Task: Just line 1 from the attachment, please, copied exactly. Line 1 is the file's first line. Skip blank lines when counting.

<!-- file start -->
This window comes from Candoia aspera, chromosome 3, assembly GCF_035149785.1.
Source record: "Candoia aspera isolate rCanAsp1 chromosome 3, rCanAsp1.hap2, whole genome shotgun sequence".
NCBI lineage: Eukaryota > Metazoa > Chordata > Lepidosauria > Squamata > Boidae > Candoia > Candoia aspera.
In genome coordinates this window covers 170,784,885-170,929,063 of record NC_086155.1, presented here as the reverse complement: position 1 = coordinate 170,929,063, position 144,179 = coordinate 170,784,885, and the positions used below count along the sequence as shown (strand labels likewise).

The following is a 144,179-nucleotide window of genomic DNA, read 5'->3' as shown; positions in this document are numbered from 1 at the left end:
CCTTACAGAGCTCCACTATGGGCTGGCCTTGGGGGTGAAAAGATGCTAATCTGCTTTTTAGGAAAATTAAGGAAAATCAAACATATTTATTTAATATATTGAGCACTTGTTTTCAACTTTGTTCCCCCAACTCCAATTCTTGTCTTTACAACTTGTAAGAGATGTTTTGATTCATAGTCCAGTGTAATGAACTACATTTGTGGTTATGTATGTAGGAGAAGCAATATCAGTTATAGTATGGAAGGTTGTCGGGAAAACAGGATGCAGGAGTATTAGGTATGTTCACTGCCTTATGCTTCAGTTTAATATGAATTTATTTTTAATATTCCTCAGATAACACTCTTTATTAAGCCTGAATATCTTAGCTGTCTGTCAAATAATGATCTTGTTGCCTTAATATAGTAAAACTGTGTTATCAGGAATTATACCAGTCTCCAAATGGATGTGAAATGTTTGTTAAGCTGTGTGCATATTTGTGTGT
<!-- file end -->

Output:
This window comes from Candoia aspera, chromosome 3, assembly GCF_035149785.1.